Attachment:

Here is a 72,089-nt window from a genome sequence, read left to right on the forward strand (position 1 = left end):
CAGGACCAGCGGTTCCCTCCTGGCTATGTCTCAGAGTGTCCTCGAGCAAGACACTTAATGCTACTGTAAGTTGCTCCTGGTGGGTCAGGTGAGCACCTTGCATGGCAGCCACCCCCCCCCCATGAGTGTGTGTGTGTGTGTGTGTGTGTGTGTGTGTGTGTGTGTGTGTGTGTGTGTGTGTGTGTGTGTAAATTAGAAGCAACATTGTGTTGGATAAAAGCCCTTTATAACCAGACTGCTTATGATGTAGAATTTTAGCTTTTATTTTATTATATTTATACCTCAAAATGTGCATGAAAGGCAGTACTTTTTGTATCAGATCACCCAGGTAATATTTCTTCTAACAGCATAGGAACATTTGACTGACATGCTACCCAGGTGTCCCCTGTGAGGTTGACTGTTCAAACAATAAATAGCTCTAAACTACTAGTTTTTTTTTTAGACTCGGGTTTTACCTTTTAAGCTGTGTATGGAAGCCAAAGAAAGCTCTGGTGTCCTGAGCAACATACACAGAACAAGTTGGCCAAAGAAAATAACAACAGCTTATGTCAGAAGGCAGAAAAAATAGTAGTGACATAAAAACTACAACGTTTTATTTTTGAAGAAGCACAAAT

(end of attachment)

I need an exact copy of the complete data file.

Here is a 72,089-nt window from a genome sequence, read left to right on the forward strand (position 1 = left end):
CAGGACCAGCGGTTCCCTCCTGGCTATGTCTCAGAGTGTCCTCGAGCAAGACACTTAATGCTACTGTAAGTTGCTCCTGGTGGGTCAGGTGAGCACCTTGCATGGCAGCCACCCCCCCCCCATGAGTGTGTGTGTGTGTGTGTGTGTGTGTGTGTGTGTGTGTGTGTGTGTGTGTGTGTGTGTGTGTGTAAATTAGAAGCAACATTGTGTTGGATAAAAGCCCTTTATAACCAGACTGCTTATGATGTAGAATTTTAGCTTTTATTTTATTATATTTATACCTCAAAATGTGCATGAAAGGCAGTACTTTTTGTATCAGATCACCCAGGTAATATTTCTTCTAACAGCATAGGAACATTTGACTGACATGCTACCCAGGTGTCCCCTGTGAGGTTGACTGTTCAAACAATAAATAGCTCTAAACTACTAGTTTTTTTTTTAGACTCGGGTTTTACCTTTTAAGCTGTGTATGGAAGCCAAAGAAAGCTCTGGTGTCCTGAGCAACATACACAGAACAAGTTGGCCAAAGAAAATAACAACAGCTTATGTCAGAAGGCAGAAAAAATAGTAGTGACATAAAAACTACAACGTTTTATTTTTGAAGAAGCACAAAT